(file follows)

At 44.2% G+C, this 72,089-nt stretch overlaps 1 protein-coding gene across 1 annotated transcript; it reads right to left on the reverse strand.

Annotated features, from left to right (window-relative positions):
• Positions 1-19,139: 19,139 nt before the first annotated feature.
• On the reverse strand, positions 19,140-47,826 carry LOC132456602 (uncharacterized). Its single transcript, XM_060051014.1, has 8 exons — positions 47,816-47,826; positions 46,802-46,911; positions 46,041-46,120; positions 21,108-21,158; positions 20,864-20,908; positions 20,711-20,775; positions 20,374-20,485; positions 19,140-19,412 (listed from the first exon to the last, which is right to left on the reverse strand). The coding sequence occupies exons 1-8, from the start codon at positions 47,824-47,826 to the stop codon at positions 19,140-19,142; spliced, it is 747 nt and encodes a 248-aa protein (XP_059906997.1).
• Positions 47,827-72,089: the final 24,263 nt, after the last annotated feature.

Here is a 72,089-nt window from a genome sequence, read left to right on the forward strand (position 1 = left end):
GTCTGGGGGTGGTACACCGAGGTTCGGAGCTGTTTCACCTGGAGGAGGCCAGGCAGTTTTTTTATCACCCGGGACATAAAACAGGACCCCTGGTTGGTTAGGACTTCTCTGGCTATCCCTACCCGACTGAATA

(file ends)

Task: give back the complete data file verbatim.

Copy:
At 44.2% G+C, this 72,089-nt stretch overlaps 1 protein-coding gene across 1 annotated transcript; it reads right to left on the reverse strand.

Annotated features, from left to right (window-relative positions):
• Positions 1-19,139: 19,139 nt before the first annotated feature.
• On the reverse strand, positions 19,140-47,826 carry LOC132456602 (uncharacterized). Its single transcript, XM_060051014.1, has 8 exons — positions 47,816-47,826; positions 46,802-46,911; positions 46,041-46,120; positions 21,108-21,158; positions 20,864-20,908; positions 20,711-20,775; positions 20,374-20,485; positions 19,140-19,412 (listed from the first exon to the last, which is right to left on the reverse strand). The coding sequence occupies exons 1-8, from the start codon at positions 47,824-47,826 to the stop codon at positions 19,140-19,142; spliced, it is 747 nt and encodes a 248-aa protein (XP_059906997.1).
• Positions 47,827-72,089: the final 24,263 nt, after the last annotated feature.

Here is a 72,089-nt window from a genome sequence, read left to right on the forward strand (position 1 = left end):
GTCTGGGGGTGGTACACCGAGGTTCGGAGCTGTTTCACCTGGAGGAGGCCAGGCAGTTTTTTTATCACCCGGGACATAAAACAGGACCCCTGGTTGGTTAGGACTTCTCTGGCTATCCCTACCCGACTGAATA